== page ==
The Gray wolf (Canis lupus) was listed as an endangered species throughout the conterminous United States and as a threatened species in Minnesota in 1974. In 1995, a federal wolf recovery program was established in which 35 wolves were released into the State of Idaho and 30 more into Yellowstone National Park. Since that time, the number of wolves has increased dramatically in Idaho. For the most recent population estimate view the Idaho Department of Fish and Game Wolf Monitoring Progress Reports.
The State of Idaho met biological recovery goals for delisting wolves as early as 2000, but legal challenges blocked the way to delisting. Congress intervened and delisted wolves in the Northern Rocky Mountains through a rider attached to the FY2011 federal spending bill in April 2011. The delisting rider, added by Congressman Mike Simpson R-ID required the U.S. Fish and Wildlife Service to reinstate the previous rule from 2009 that, for a short time had delisted wolves in Idaho and Montana, and portions of surrounding states. On May 5, 2011, wolf delisting in Idaho was made official.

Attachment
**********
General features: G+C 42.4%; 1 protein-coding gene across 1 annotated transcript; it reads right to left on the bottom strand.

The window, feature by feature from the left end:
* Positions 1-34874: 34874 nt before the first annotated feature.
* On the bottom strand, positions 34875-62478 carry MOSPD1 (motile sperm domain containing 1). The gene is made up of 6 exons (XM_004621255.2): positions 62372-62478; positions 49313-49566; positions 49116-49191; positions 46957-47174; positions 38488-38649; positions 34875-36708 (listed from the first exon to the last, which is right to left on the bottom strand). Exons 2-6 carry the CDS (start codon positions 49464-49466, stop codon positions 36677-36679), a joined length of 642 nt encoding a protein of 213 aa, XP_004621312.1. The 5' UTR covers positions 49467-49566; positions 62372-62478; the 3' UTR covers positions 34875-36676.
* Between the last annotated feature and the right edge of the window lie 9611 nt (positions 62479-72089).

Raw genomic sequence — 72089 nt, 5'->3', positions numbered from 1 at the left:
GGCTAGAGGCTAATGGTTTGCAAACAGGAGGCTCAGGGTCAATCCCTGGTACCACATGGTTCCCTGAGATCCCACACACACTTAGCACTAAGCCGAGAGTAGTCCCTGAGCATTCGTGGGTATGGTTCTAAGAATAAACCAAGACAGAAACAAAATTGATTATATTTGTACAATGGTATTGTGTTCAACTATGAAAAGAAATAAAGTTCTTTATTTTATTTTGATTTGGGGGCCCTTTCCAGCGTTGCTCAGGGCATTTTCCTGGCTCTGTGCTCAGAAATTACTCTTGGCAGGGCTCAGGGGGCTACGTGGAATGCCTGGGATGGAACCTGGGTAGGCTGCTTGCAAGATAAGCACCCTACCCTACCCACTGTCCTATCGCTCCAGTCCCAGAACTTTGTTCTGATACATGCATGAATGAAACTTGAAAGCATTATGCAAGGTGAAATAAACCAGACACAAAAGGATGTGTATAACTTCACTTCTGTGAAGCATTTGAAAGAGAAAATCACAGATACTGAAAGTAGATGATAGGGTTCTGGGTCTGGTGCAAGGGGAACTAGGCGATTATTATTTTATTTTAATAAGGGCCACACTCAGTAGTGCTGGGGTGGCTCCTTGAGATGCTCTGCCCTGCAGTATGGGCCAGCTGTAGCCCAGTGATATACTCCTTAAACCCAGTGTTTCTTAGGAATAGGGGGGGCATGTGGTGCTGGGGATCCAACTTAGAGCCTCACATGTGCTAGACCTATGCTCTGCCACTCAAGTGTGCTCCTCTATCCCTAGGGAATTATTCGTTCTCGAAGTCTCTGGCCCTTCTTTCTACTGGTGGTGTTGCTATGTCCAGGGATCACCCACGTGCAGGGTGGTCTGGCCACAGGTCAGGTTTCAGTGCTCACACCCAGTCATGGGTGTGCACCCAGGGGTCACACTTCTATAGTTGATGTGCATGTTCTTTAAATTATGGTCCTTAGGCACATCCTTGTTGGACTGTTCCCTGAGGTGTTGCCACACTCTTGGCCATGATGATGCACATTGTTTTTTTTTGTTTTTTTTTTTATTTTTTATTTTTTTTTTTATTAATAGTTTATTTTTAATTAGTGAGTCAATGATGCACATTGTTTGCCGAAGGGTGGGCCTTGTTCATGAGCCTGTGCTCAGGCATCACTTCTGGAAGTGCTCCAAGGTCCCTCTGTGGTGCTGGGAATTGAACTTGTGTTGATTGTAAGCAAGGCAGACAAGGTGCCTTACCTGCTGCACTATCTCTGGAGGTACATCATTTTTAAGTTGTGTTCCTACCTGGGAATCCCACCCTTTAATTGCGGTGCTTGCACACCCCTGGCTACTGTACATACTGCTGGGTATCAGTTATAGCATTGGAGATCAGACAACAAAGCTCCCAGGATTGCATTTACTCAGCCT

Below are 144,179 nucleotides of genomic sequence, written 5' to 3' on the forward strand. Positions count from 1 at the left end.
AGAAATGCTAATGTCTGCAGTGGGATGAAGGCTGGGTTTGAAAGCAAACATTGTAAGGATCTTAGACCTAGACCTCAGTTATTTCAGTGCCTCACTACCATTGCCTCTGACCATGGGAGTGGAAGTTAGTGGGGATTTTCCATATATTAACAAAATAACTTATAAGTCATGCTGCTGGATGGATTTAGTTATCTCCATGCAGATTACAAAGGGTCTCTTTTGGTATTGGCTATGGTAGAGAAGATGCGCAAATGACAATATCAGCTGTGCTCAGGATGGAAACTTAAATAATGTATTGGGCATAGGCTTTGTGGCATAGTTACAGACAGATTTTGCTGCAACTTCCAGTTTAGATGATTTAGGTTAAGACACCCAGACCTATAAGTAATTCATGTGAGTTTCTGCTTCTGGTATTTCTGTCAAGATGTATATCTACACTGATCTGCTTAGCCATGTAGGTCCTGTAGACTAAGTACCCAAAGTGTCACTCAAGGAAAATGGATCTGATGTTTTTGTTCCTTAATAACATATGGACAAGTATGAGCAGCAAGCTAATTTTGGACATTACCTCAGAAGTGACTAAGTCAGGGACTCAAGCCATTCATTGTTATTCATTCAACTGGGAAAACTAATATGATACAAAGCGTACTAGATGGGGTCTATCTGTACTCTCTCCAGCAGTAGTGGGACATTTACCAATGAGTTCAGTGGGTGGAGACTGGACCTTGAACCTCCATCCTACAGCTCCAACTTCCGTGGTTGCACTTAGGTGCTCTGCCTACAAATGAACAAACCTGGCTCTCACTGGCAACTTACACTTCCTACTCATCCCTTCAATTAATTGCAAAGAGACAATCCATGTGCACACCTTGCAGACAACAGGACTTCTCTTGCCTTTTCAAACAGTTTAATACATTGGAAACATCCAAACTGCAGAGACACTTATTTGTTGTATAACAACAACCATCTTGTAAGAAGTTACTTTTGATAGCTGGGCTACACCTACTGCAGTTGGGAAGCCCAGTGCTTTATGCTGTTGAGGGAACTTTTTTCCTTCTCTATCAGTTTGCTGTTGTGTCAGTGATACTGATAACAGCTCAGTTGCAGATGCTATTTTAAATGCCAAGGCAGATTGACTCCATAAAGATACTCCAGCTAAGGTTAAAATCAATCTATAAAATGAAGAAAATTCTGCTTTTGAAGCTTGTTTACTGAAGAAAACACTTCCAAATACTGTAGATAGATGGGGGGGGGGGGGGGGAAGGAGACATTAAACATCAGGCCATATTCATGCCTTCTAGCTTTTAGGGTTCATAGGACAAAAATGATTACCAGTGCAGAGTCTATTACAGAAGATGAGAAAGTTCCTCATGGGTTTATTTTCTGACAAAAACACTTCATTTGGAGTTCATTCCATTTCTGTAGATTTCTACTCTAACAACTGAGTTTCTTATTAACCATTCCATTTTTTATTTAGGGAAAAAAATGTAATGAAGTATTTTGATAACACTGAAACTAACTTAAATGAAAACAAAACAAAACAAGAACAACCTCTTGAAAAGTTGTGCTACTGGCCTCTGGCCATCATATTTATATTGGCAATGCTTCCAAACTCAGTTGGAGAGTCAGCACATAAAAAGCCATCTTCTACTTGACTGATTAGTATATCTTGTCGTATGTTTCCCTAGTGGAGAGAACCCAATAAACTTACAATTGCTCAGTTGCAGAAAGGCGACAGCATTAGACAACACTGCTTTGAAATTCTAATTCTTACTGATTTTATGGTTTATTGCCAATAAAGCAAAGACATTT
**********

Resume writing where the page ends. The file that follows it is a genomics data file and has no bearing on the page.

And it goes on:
Wolves are once again delisted in Idaho and are currently being managed by the Idaho Department of Fish and Game pursuant to the 2002 Idaho Wolf Conservation and Management Plan. To view the plan visit the Idaho Department of Fish and Game wolves in Idaho page.
Funding Available for Wolf Depredation Compensation
The Office of Species Conservation is accepting applications for wolf depredation compensation and prevention. $90,000 is available to livestock producers for verified losses due to wolves during the 2019 calendar year. The deadline for compensation applications is December 31, 2019.
To learn more about the program and apply for compensation click on the links below.
For additional information contact Joshua Uriarte